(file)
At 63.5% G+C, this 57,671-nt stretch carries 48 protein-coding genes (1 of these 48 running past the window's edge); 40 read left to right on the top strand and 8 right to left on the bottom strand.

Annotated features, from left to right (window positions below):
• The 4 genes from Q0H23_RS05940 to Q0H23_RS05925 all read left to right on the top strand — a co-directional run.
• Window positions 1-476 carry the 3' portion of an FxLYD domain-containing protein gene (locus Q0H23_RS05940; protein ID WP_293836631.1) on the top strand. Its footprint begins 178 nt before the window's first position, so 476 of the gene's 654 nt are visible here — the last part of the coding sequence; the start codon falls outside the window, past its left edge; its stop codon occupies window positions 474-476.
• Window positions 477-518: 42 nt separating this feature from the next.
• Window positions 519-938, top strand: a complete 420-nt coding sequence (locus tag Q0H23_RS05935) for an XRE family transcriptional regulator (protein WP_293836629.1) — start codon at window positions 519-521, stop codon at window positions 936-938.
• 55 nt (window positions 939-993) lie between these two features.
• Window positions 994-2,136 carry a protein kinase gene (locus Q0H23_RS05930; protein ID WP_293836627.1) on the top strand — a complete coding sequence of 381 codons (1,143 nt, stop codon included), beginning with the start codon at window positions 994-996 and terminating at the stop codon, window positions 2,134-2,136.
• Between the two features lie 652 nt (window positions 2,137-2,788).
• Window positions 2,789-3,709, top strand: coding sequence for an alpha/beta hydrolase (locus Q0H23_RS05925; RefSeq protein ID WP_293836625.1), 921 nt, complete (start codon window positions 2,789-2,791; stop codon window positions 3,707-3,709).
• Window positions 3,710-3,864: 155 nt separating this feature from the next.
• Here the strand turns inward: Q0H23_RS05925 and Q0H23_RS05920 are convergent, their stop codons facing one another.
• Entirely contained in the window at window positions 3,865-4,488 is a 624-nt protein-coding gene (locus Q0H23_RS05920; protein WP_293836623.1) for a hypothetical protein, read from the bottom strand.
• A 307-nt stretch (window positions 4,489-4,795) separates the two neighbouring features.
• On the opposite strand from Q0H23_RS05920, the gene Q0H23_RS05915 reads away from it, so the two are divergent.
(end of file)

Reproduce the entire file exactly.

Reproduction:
At 63.5% G+C, this 57,671-nt stretch carries 48 protein-coding genes (1 of these 48 running past the window's edge); 40 read left to right on the top strand and 8 right to left on the bottom strand.

Annotated features, from left to right (window positions below):
• The 4 genes from Q0H23_RS05940 to Q0H23_RS05925 all read left to right on the top strand — a co-directional run.
• Window positions 1-476 carry the 3' portion of an FxLYD domain-containing protein gene (locus Q0H23_RS05940; protein ID WP_293836631.1) on the top strand. Its footprint begins 178 nt before the window's first position, so 476 of the gene's 654 nt are visible here — the last part of the coding sequence; the start codon falls outside the window, past its left edge; its stop codon occupies window positions 474-476.
• Window positions 477-518: 42 nt separating this feature from the next.
• Window positions 519-938, top strand: a complete 420-nt coding sequence (locus tag Q0H23_RS05935) for an XRE family transcriptional regulator (protein WP_293836629.1) — start codon at window positions 519-521, stop codon at window positions 936-938.
• 55 nt (window positions 939-993) lie between these two features.
• Window positions 994-2,136 carry a protein kinase gene (locus Q0H23_RS05930; protein ID WP_293836627.1) on the top strand — a complete coding sequence of 381 codons (1,143 nt, stop codon included), beginning with the start codon at window positions 994-996 and terminating at the stop codon, window positions 2,134-2,136.
• Between the two features lie 652 nt (window positions 2,137-2,788).
• Window positions 2,789-3,709, top strand: coding sequence for an alpha/beta hydrolase (locus Q0H23_RS05925; RefSeq protein ID WP_293836625.1), 921 nt, complete (start codon window positions 2,789-2,791; stop codon window positions 3,707-3,709).
• Window positions 3,710-3,864: 155 nt separating this feature from the next.
• Here the strand turns inward: Q0H23_RS05925 and Q0H23_RS05920 are convergent, their stop codons facing one another.
• Entirely contained in the window at window positions 3,865-4,488 is a 624-nt protein-coding gene (locus Q0H23_RS05920; protein WP_293836623.1) for a hypothetical protein, read from the bottom strand.
• A 307-nt stretch (window positions 4,489-4,795) separates the two neighbouring features.
• On the opposite strand from Q0H23_RS05920, the gene Q0H23_RS05915 reads away from it, so the two are divergent.